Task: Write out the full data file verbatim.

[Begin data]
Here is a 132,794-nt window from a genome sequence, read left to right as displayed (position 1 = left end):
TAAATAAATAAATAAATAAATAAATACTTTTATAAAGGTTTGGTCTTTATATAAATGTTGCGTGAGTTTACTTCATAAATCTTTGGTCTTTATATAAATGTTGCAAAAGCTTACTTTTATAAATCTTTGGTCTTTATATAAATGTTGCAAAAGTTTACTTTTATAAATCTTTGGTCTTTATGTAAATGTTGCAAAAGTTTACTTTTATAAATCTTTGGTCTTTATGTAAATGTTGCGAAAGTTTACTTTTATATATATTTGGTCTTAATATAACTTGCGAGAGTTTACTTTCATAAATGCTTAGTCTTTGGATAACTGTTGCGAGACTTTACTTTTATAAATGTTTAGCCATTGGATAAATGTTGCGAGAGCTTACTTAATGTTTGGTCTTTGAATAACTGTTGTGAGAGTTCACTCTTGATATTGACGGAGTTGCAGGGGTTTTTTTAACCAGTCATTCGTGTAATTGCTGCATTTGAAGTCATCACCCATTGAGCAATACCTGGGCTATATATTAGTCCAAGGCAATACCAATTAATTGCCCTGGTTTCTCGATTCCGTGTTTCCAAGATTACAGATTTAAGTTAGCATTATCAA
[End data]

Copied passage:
Here is a 132,794-nt window from a genome sequence, read left to right as displayed (position 1 = left end):
TAAATAAATAAATAAATAAATAAATACTTTTATAAAGGTTTGGTCTTTATATAAATGTTGCGTGAGTTTACTTCATAAATCTTTGGTCTTTATATAAATGTTGCAAAAGCTTACTTTTATAAATCTTTGGTCTTTATATAAATGTTGCAAAAGTTTACTTTTATAAATCTTTGGTCTTTATGTAAATGTTGCAAAAGTTTACTTTTATAAATCTTTGGTCTTTATGTAAATGTTGCGAAAGTTTACTTTTATATATATTTGGTCTTAATATAACTTGCGAGAGTTTACTTTCATAAATGCTTAGTCTTTGGATAACTGTTGCGAGACTTTACTTTTATAAATGTTTAGCCATTGGATAAATGTTGCGAGAGCTTACTTAATGTTTGGTCTTTGAATAACTGTTGTGAGAGTTCACTCTTGATATTGACGGAGTTGCAGGGGTTTTTTTAACCAGTCATTCGTGTAATTGCTGCATTTGAAGTCATCACCCATTGAGCAATACCTGGGCTATATATTAGTCCAAGGCAATACCAATTAATTGCCCTGGTTTCTCGATTCCGTGTTTCCAAGATTACAGATTTAAGTTAGCATTATCAA